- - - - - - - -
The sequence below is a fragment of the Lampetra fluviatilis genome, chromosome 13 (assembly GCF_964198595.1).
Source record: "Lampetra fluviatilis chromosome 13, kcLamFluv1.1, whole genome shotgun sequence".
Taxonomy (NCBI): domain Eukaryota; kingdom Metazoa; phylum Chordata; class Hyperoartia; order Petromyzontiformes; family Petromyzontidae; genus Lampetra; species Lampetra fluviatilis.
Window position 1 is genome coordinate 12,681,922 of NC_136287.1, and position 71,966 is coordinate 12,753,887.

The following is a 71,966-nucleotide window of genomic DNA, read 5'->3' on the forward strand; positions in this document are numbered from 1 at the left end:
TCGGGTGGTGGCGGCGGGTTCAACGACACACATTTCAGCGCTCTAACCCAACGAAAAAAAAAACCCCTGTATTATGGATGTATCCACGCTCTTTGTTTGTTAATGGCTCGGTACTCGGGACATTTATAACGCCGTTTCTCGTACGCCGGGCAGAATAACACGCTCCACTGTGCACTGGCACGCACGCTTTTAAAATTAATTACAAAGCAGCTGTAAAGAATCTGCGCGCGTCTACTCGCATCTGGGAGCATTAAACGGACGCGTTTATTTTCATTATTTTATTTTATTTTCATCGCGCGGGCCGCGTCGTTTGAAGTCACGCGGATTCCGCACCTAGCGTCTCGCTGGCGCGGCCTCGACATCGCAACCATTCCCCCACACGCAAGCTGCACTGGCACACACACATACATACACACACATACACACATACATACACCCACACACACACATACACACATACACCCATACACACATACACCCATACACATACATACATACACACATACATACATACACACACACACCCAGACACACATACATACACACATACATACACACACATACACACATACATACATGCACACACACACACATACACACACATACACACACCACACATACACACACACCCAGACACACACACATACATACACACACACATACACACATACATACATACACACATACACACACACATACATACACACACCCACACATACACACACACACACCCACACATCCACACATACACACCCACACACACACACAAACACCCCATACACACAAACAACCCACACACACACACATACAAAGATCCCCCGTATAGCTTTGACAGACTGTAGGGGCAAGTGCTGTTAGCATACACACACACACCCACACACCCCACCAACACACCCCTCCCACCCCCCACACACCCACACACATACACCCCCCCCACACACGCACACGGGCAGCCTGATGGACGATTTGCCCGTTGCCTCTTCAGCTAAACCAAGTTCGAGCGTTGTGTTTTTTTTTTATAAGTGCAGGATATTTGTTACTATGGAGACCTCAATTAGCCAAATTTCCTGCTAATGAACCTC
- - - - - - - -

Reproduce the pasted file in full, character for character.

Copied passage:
The sequence below is a fragment of the Lampetra fluviatilis genome, chromosome 13 (assembly GCF_964198595.1).
Source record: "Lampetra fluviatilis chromosome 13, kcLamFluv1.1, whole genome shotgun sequence".
Taxonomy (NCBI): domain Eukaryota; kingdom Metazoa; phylum Chordata; class Hyperoartia; order Petromyzontiformes; family Petromyzontidae; genus Lampetra; species Lampetra fluviatilis.
Window position 1 is genome coordinate 12,681,922 of NC_136287.1, and position 71,966 is coordinate 12,753,887.

The following is a 71,966-nucleotide window of genomic DNA, read 5'->3' on the forward strand; positions in this document are numbered from 1 at the left end:
TCGGGTGGTGGCGGCGGGTTCAACGACACACATTTCAGCGCTCTAACCCAACGAAAAAAAAAACCCCTGTATTATGGATGTATCCACGCTCTTTGTTTGTTAATGGCTCGGTACTCGGGACATTTATAACGCCGTTTCTCGTACGCCGGGCAGAATAACACGCTCCACTGTGCACTGGCACGCACGCTTTTAAAATTAATTACAAAGCAGCTGTAAAGAATCTGCGCGCGTCTACTCGCATCTGGGAGCATTAAACGGACGCGTTTATTTTCATTATTTTATTTTATTTTCATCGCGCGGGCCGCGTCGTTTGAAGTCACGCGGATTCCGCACCTAGCGTCTCGCTGGCGCGGCCTCGACATCGCAACCATTCCCCCACACGCAAGCTGCACTGGCACACACACATACATACACACACATACACACATACATACACCCACACACACACATACACACATACACCCATACACACATACACCCATACACATACATACATACACACATACATACATACACACACACACCCAGACACACATACATACACACATACATACACACACATACACACATACATACATGCACACACACACACATACACACACATACACACACCACACATACACACACACCCAGACACACACACATACATACACACACACATACACACATACATACATACACACATACACACACACATACATACACACACCCACACATACACACACACACACCCACACATCCACACATACACACCCACACACACACACAAACACCCCATACACACAAACAACCCACACACACACACATACAAAGATCCCCCGTATAGCTTTGACAGACTGTAGGGGCAAGTGCTGTTAGCATACACACACACACCCACACACCCCACCAACACACCCCTCCCACCCCCCACACACCCACACACATACACCCCCCCCACACACGCACACGGGCAGCCTGATGGACGATTTGCCCGTTGCCTCTTCAGCTAAACCAAGTTCGAGCGTTGTGTTTTTTTTTTATAAGTGCAGGATATTTGTTACTATGGAGACCTCAATTAGCCAAATTTCCTGCTAATGAACCTC